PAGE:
Chitosan composite materials have attracted much research interest in bone tissue engineering due to their minimal foreign body reactions, intrinsic antibacterial nature, biocompatibility, biodegradability, and ability to be molded into various geometries and forms. Recently, grafted chitosan natural polymer with carbon nanotubes has been incorporated to increase the mechanical strength of artificial bone (Venkatesan and Kim 2010). Laminated HAp/chitosan nanocomposites and nano-HAp/chitosan-pectin composites were prepared and showed improved strength, especially in moist environments. This combination can be expanded to other HAp-biopolymer systems, thus offer a new insight for fabricating biomimetic nanocomposites (Li et al. 2010; Zuo et al. 2010).

Chitosan was also used as organic template to form HAp nanocrystals. Spindle shaped HAp with 30- 40 nm length and 7- 8 nm width was synthesized through the biomimetic method with chitosan as template. The spindle shaped nano HAp grew in a 0.5wt% chitosan solution for 7 days. The crystallinity of samples increased with the aging time. The HAp powders synthesized with chitosan as templates had good thermal stability up to 800 °C (He et al. 2007).

Design and synthesis of bacterial cellulose/HAp nanocomposites was reported for bone healing applications using a bioinspired approach. Bacterial cellulose with various surface morphologies (pellicles and tubes) was negatively charged by the adsorption of carboxymethyl cellulose to initiate nucleation of calcium-deficient hydroxyapatite (cdHAp). The cdHAp was grown in vitro via dynamic simulated body fluid treatments for 7 days (Zimmermann et al. 2011). Cellulose also used to template the growth of silica. Through in-situ growth of silica nanoparticles on cotton fabrics, a dual-scaled surface with nanoscaled roughness of silica and microscaled roughness of cellulose fiber was generated (Chen et al. 2010).

7. Conclusions and outlook

In summary, in the recent past, there has been remarkable progress in the development of bioinspired procedures for controlling inorganic crystal nucleation and growth, especially at the nanoscale. Biomolecules have been successfully utilized to produce a variety of self-assembled structured inorganic materials under relatively mild conditions. Biomolecules have been found to be able to direct or modify the shapes, sizes, crystal structures, and other properties of the synthesized inorganic materials. Examples of such bioinspired inorganic nanostructures include HAp, SiO2, Fe3O4, CdS, TiO2, ZrO2, gold and silver etc., which have applications in biomedical, biosensor, bioceramic, and other fields. Modern biotechnology has also enabled the construction of chimeric biomolecules with desired properties, which may be utilized to create hierarchical assembled and reinforced composite materials.

In the recent past, many biomolecules promoting materials synthesis have been identified. The number of inorganic materials that could be used for bioinspired synthesis has also been expanded. However, our fundamental understanding of these existing topics must be furthered in order to more fully harness the potential of biomolecules for material synthesis. There are also a number of interesting and powerful new concepts that have received only a little attention or remain unexplored. Design of more hierarchically self-assembled biomolecules that could template and direct the inorganic formation is also required. With the continued attention and ingenuity of researchers from diverse disciplines, the future of biomimetic materials synthesis promises to be exciting, dynamic, and rich in applications.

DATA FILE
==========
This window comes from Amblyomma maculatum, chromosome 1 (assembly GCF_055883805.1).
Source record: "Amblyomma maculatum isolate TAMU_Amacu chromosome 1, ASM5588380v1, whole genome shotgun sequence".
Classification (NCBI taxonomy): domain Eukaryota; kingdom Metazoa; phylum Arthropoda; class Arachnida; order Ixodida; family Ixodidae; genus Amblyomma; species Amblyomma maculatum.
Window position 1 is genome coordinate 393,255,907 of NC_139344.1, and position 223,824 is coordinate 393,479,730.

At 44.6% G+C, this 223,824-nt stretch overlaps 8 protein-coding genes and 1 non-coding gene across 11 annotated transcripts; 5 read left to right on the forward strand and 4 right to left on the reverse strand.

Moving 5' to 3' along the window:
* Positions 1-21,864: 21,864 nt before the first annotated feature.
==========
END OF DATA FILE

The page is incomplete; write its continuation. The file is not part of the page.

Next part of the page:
Acknowledgments

This work was supported by the U.S. Department of Energy, Office of Basic Energy Science, Division of Materials Sciences and Engineering. The research was performed at the Ames Laboratory. Ames Laboratory is operated for the U.S. Department of Energy by Iowa State University under Contract No. DE-AC02-07CH11358.

© 2011 The Author(s). Licensee IntechOpen. This chapter is distributed under the terms of the Creative Commons Attribution-NonCommercial-ShareAlike-3.0 License, which permits use, distribution and reproduction for non-commercial purposes, provided the original is properly cited and derivative works building on this content are distributed under the same license.

How to cite and reference

Link to this chapter Copy to clipboard

Cite this chapter Copy to clipboard

Xunpei Liu and Surya K. Mallapragada (August 29th 2011). Bioinspired Synthesis of Organic/Inorganic Nanocomposite Materials Mediated by Biomolecules, On Biomimetics, Assoc. Lilyana D. Pramatarova, IntechOpen, DOI: 10.5772/18411. Available from:

chapter statistics

4345total chapter downloads

More statistics for editors and authors

Login to your personal dashboard for more detailed statistics on your publications.

Access personal reporting

Related Content

This Book

Next chapter

Chemical Robots

By Shingo Maeda, Yusuke Hara, Satoshi Nakamaru, Hiroki Nakagawa and Shuji Hashimoto

Related Book

First chapter

Biomimetic Synthesis of Nanoparticles: Science, Technology & Applicability

By Prathna T.C., Lazar Mathew, N. Chandrasekaran, Ashok M. Raichur and Amitava Mukherjee

We are IntechOpen, the world's leading publisher of Open Access books. Built by scientists, for scientists. Our readership spans scientists, professors, researchers, librarians, and students, as well as business professionals. We share our knowledge and peer-reveiwed research papers with libraries, scientific and engineering societies, and also work with corporate R&D departments and government entities.

More about us